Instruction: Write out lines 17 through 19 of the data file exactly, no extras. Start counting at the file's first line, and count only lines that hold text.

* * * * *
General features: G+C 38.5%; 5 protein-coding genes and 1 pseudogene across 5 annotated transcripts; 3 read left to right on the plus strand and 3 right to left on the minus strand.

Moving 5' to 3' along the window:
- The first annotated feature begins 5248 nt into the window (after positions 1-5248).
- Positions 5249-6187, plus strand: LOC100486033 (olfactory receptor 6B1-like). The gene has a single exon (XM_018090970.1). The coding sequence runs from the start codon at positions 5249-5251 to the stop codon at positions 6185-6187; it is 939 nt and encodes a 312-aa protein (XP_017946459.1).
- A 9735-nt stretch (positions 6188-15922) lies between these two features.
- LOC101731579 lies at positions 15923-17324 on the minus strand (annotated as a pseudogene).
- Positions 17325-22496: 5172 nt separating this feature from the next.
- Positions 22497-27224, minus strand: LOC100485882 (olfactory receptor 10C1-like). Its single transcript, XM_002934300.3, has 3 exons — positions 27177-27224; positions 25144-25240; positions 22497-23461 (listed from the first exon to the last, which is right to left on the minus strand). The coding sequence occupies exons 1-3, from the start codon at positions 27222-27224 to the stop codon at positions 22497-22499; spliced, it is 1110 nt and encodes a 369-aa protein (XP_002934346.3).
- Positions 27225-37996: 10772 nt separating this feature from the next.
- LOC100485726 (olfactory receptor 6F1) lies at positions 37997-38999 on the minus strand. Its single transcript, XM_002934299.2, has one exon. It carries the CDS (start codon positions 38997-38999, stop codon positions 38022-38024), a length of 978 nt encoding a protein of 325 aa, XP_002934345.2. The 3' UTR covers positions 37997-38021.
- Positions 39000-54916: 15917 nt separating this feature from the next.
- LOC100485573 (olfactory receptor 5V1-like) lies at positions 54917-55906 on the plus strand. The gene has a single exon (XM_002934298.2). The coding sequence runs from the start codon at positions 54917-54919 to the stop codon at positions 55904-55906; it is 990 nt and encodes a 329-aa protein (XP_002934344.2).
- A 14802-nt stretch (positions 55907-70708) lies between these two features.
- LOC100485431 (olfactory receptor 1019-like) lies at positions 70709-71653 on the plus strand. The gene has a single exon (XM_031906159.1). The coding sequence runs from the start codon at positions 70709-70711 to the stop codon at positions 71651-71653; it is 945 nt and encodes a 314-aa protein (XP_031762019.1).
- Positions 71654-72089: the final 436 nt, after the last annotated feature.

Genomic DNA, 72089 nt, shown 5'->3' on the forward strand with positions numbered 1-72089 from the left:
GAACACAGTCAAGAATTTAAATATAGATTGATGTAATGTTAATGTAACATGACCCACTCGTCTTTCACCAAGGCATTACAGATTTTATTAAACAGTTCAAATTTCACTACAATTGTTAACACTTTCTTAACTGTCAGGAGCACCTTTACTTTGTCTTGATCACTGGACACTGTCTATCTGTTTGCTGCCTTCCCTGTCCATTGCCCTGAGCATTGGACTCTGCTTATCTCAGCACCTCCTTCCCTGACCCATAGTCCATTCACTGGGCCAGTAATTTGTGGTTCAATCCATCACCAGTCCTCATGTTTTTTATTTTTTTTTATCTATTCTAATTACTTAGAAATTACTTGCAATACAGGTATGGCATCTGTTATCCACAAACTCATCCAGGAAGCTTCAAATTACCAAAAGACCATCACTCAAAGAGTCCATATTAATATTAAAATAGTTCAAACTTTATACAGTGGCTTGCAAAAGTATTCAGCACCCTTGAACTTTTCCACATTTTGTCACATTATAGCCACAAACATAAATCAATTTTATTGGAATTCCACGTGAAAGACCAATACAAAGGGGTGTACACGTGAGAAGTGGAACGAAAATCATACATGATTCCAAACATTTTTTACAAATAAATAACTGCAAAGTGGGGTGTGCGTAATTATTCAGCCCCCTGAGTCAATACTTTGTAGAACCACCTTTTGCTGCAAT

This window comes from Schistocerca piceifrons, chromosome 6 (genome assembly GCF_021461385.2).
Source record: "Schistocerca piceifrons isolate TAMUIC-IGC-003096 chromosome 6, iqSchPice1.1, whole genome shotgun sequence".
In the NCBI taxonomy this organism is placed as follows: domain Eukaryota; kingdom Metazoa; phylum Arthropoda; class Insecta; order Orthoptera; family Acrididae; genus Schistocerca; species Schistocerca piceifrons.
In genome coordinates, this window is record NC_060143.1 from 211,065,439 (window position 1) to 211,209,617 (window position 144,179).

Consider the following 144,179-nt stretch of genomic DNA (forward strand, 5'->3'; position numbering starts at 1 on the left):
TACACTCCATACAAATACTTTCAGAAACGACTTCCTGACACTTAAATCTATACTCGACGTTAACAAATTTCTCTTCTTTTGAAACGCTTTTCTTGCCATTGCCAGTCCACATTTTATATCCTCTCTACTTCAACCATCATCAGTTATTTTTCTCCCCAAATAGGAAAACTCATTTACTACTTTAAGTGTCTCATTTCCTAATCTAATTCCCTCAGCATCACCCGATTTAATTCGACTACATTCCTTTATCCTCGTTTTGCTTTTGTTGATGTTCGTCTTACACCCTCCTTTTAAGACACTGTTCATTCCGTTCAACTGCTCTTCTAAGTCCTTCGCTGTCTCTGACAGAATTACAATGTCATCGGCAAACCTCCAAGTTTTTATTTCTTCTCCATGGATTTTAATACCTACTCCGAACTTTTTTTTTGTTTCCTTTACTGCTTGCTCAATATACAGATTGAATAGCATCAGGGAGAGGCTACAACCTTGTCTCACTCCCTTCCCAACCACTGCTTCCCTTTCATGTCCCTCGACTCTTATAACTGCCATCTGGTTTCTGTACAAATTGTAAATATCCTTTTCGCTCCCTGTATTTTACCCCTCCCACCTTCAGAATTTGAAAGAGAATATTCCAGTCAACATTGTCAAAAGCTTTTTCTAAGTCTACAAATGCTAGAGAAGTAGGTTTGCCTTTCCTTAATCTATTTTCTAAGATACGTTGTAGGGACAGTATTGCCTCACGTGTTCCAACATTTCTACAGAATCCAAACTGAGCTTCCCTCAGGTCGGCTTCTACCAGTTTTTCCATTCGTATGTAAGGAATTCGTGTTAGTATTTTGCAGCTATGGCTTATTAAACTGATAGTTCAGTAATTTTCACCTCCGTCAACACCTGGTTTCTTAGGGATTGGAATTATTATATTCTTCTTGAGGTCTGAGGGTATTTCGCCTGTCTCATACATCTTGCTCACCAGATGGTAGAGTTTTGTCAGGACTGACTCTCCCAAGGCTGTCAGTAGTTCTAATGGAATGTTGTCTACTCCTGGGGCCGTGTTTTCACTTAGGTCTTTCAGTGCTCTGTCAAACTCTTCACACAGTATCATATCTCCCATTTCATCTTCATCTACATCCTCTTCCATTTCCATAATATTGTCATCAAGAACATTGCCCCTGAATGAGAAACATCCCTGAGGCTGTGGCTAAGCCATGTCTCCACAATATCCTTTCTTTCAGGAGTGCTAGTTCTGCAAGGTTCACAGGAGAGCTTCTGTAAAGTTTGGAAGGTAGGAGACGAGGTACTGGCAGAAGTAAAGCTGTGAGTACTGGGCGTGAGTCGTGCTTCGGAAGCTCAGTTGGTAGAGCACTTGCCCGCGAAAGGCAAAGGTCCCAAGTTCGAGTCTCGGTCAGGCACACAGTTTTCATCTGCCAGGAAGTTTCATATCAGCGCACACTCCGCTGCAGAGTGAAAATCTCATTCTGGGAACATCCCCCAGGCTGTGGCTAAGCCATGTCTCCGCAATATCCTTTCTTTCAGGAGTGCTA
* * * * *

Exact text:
GAACACAGTCAAGAATTTAAATATAGATTGATGTAATGTTAATGTAACATGACCCACTCGTCTTTCACCAAGGCATTACAGATTTTATTAAACAGTTCAAATTTCACTACAATTGTTAACACTTTCTTAACTGTCAGGAGCACCTTTACTTTGTCTTGATCACTGGACACTGTCTATCTGTTTGCTGCCTTCCCTGTCCATTGCCCTGAGCATTGGACTCTGCTTATCTCAGCACCTCCTTCCCTGACCCATAGTCCATTCACTGGGCCAGTAATTTGTGGTTCAATCCATCACCAGTCCTCATGTTTTTTATTTTTTTTTATCTATTCTAATTACTTAGAAATTACTTGCAATACAGGTATGGCATCTGTTATCCACAAACTCATCCAGGAAGCTTCAAATTACCAAAAGACCATCACTCAAAGAGTCCATATTAATATTAAAATAGTTCAAACTTTATACAGTGGCTTGCAAAAGTATTCAGCACCCTTGAACTTTTCCACATTTTGTCACATTATAGCCACAAACATAAATCAATTTTATTGGAATTCCACGTGAAAGACCAATACAAAGGGGTGTACACGTGAGAAGTGGAACGAAAATCATACATGATTCCAAACATTTTTTACAAATAAATAACTGCAAAGTGGGGTGTGCGTAATTATTCAGCCCCCTGAGTCAATACTTTGTAGAACCACCTTTTGCTGCAAT

This window comes from Schistocerca piceifrons, chromosome 6 (genome assembly GCF_021461385.2).
Source record: "Schistocerca piceifrons isolate TAMUIC-IGC-003096 chromosome 6, iqSchPice1.1, whole genome shotgun sequence".